Many churches in the Kansas City area have established programs to help families become foster parents. The need is great, with nearly 14,000 children in the state’s foster care system.
Some of them, however, may be better served in the mental health system, an expert testified at a recent hearing before the Missouri Legislature, Missourinet reported.
“When we have a child welfare response to a child that may not really be a child welfare situation, but it’s the only resource that the family can do to keep their family safe perhaps, but also to get the child the services they need, are going through the child welfare system,” said Mary Chant of the Missouri Coalition of Children’s Agencies.
The state’s foster care system is not built to handle mental health issues, she said, adding that Missouri could receive federal funding for a dozen programs.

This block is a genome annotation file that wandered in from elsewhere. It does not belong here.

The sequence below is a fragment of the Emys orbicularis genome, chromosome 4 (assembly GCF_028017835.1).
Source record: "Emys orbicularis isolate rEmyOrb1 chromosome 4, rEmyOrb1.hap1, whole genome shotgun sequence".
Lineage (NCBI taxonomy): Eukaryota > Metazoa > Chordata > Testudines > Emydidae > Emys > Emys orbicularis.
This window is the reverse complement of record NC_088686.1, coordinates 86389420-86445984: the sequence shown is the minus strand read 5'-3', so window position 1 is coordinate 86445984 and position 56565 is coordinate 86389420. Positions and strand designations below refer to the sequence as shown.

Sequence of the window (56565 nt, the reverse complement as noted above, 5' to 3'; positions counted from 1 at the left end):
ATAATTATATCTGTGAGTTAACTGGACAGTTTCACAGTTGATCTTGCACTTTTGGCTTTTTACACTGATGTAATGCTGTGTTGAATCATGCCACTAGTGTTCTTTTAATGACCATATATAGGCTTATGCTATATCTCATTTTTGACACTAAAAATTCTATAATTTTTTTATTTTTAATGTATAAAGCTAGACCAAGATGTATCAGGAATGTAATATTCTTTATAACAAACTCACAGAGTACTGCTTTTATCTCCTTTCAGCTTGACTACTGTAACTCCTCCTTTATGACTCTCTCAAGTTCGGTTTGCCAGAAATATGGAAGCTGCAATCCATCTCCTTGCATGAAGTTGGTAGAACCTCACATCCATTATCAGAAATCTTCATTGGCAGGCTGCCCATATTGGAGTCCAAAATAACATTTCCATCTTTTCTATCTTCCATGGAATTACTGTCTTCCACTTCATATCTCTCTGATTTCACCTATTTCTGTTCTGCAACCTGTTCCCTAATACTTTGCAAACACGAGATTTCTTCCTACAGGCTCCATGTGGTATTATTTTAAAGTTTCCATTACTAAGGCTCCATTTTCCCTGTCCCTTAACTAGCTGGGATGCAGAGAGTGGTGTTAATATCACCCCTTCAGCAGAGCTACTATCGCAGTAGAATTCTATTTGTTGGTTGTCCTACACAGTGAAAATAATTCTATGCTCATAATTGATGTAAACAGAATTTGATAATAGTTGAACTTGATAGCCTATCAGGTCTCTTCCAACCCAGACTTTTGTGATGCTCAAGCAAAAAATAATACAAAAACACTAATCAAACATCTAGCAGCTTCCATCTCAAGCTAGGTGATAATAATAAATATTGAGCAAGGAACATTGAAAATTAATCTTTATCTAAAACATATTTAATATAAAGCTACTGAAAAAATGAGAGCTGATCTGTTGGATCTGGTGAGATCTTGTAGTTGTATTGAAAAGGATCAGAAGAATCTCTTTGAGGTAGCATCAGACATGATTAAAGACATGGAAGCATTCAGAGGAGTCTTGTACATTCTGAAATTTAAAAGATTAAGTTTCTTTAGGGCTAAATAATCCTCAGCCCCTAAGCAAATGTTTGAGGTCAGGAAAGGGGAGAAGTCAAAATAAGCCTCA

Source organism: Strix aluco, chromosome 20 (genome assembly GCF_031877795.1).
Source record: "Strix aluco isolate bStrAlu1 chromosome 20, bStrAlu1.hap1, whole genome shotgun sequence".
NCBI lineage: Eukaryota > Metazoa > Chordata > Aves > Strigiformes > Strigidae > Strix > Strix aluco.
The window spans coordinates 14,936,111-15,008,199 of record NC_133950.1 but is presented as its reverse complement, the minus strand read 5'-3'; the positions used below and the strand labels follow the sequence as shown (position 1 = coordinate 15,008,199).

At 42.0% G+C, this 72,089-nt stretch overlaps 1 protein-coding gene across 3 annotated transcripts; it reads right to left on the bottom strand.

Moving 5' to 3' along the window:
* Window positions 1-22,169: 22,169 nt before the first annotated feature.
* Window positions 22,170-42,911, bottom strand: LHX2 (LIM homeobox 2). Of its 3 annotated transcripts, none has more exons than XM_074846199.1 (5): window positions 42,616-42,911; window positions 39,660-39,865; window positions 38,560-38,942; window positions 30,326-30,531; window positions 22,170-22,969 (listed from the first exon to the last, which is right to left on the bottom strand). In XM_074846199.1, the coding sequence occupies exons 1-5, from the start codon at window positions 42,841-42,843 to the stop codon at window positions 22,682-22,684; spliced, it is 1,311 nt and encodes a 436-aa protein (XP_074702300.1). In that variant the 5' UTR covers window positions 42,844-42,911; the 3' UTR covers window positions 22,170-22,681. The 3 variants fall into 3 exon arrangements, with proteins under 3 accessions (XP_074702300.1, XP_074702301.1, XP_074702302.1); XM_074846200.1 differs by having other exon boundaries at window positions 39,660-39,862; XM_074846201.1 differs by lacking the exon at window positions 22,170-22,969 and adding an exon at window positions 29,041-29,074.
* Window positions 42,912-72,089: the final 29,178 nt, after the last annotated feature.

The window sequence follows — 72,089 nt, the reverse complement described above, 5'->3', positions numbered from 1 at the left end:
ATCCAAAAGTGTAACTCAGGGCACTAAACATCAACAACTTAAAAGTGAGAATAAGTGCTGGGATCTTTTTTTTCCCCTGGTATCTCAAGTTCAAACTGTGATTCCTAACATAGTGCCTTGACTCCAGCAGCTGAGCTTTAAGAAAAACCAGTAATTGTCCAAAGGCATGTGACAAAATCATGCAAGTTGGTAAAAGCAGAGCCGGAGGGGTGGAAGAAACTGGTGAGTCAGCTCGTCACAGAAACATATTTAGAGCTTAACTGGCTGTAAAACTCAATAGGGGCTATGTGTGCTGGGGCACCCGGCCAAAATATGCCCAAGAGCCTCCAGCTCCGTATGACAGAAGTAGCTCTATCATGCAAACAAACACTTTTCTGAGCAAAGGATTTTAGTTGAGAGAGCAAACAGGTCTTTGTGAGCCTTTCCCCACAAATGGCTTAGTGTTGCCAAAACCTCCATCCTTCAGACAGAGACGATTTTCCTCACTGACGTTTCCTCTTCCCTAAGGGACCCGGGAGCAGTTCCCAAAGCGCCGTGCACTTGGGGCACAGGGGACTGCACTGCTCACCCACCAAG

“We need mental health resources, especially for these older youth, who are 17-, 18-, 19- years old,” Chant said. “They’re not child welfare. They need mental health, they need developmental disability resources.”
Around six in 10 kids in the child welfare system are there because of neglect instead of physical or sexual abuse.
“There are other opportunities to engage earlier in the process and keep the child in the home safe with supportive services for the family, which saves both in financial costs but also just life costs,” she said.
Missouri is a few steps past doing true prevention, Chant sad. True prevention happens through better access to public health care, stable housing, employment and good transportation.
Rep. Hannah Kelly, R-Mountain Grove, chairs the Joint Committee on Child Abuse and Neglect.
For more information about becoming a foster parent, visit the Missouri Department of Social Services website.